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Historical Society looks to buy 'most beautiful home in Medina' to display 'collection as generations of donors intended'

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    In what has been called the most beautiful home in Medina, the McDowell-Phillips home is being purchased by the Medina County Historical Society for about $300,000. The house was built in 1890.

    BOB FINNAN / GAZETTE

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MEDINA — The Medina County Historical Society plans to purchase “the most beautiful home in Medina” to display its collection.

Brian Feron, president of the historical society’s board of trustees, has signed a letter of intent to purchase the McDowell-Phillips House for about $300,000 from Drew and Miriam Phillips. The historical home is at 205 S. Prospect St.

Feron said Monday the huge Queen Anne shingle-style house eventually will become the second home to the county’s largest and oldest historical society.

The historical society currently is in the John Smart House, 206 N. Elmwood Ave.

Local historian Joann King said the additional space for the historical society is needed.

“This house will provide additional space for the society to display its extensive artifact collection as generations of donors intended,” King said Monday. “The home and surrounding grounds will also eventually serve as a new and unique venue for cultural and educational events as well as for community and private usage.”

Feron said after the historical society raises the $300,000 to buy it, another $200,000 will be set aside for preserving and repairing the home.

Feron said there are 14 rooms, including four full bathrooms and seven fireplaces, in the about 5,000-square-foot house. There are also two barns on the 1-acre property.

The value of the house and land on the Medina County Auditor’s website is listed at $247,540.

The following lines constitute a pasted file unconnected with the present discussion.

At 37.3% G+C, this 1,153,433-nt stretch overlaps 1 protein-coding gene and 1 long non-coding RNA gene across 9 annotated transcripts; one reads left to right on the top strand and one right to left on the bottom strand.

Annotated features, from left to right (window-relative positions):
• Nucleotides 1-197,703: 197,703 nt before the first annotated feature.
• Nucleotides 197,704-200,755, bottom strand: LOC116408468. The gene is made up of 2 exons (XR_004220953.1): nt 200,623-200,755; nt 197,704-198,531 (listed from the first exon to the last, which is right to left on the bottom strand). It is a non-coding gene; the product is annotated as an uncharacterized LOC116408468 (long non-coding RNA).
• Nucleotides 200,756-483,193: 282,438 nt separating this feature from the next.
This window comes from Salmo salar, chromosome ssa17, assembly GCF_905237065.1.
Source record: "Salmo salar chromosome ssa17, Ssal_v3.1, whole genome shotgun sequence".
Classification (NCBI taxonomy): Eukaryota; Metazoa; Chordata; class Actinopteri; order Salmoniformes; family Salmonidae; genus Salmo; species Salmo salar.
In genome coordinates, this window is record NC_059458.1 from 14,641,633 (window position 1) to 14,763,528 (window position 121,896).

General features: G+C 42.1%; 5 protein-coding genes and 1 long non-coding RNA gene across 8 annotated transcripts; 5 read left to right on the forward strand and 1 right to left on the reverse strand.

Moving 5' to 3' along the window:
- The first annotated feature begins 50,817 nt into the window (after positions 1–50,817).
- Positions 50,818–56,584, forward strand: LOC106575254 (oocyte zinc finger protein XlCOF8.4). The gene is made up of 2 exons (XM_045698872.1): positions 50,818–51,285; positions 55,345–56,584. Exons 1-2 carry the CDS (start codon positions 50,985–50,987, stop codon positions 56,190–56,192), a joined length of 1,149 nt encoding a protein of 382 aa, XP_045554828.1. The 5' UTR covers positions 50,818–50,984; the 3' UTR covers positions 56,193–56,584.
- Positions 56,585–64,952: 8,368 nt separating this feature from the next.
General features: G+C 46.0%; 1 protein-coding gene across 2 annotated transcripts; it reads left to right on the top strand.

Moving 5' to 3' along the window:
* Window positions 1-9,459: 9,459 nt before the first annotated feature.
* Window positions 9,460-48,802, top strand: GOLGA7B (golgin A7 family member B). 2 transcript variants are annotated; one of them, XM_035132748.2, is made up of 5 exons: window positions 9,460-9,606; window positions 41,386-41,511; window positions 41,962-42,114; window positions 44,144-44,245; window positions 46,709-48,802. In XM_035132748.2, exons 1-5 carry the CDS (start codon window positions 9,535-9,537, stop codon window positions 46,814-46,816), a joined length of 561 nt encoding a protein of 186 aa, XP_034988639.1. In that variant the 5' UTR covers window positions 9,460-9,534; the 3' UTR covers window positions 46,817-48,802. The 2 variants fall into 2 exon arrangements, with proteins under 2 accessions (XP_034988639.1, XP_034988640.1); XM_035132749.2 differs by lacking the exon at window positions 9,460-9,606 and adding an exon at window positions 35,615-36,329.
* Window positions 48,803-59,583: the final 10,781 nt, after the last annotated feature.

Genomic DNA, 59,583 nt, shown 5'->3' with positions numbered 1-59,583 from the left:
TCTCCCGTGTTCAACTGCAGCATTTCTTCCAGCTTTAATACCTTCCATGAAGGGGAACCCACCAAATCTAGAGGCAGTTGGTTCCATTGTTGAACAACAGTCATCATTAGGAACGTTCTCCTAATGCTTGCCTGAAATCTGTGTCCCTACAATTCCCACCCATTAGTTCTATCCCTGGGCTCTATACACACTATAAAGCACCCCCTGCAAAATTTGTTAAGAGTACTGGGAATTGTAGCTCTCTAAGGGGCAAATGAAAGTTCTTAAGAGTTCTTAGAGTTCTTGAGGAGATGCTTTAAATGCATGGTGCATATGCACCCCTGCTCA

The front porch of the house was rebuilt after a car ran into the structure several years ago. There also is a new boiler.

Feron estimates that it would cost about $1 million to build the McDowell-Phillips home today. The home was built in 1890 by R.M. McDowell for $10,900.

Feron said he’s planning a private donor reception at the house at 5:30 p.m. Thursday, May 30. He said the society will begin raising funds for the purchase.

“The owners have been very flexible with us,” Feron said. “We need time to raise the money.”

The historical society raised $150,000 in 1983 for the John Smart House. It conducted a land swap with the county for the Munson House, where it was once housed. The Munson House was moved from East Washington Street to 141 S. Prospect St.

“We’ve come full circle,” Feron said. “We outgrew the Munson House.

“Now, we’re out of room (at the John Smart House). This has been an answer to our prayers. We’ll have so much space in the most beautiful house in the city.”

He is hoping to collaborate with some community partners to help with painting, carpentry and landscaping.

Feron said he’s excited to announce the new community endeavor that will preserve one of Medina County’s most architecturally significant and historic homes.

Feron said the attic is filled with historical artifacts like letters from H.G. Blake, photos, furniture and trunks. R.M. and Elizabeth McDowell’s original bed also is on the second floor.

Most if not all of the items will be included in the sale price.

The house has been passed down through the family for 130 years.

McDowell was a prominent citizen and president of the Old Phoenix Bank. Elizabeth Blake McDowell was the daughter of H.G. Blake, a leading citizen in Medina County and Ohio, as he served as a state representative, U.S. Congressman and staunch abolitionist. Blake’s other daughter, Helen, married R.M. McDowell’s brother, O.H. McDowell.

“The society is concerned that a normal real estate sale of this home could easily lead to its demolition as the property’s size might lend itself to new construction,” Feron said.

“The beauty and historic nature of the home make it well worth an intense preservation effort.”

Miriam and Drew Phillips have triplet daughters, two of which still live in the house.

The family donated a sleigh and carriage to the historical society in the past. Miriam Phillips approached Feron a couple years ago about possibly selling the home.

“It’s a bit emotional for them,” Feron said. “They are ready to move on.”

Feron said he hopes the society can close on the house by Christmas in time for an open house.

The Medina County Historical Society was established in 1922. Its mission is to preserve and protect Medina County’s historic artifacts and information for future generations.

To donate to the project, send checks to MCHS, 206 N. Elmwood Ave., Medina, OH 44256, attention: McDowell House Campaign. For information, call (330) 722-1341 or email MCHS@Zoominternet.net.

Contact reporter Bob Finnan at (330) 721-4049 or rfinnan@medina-gazette.com.


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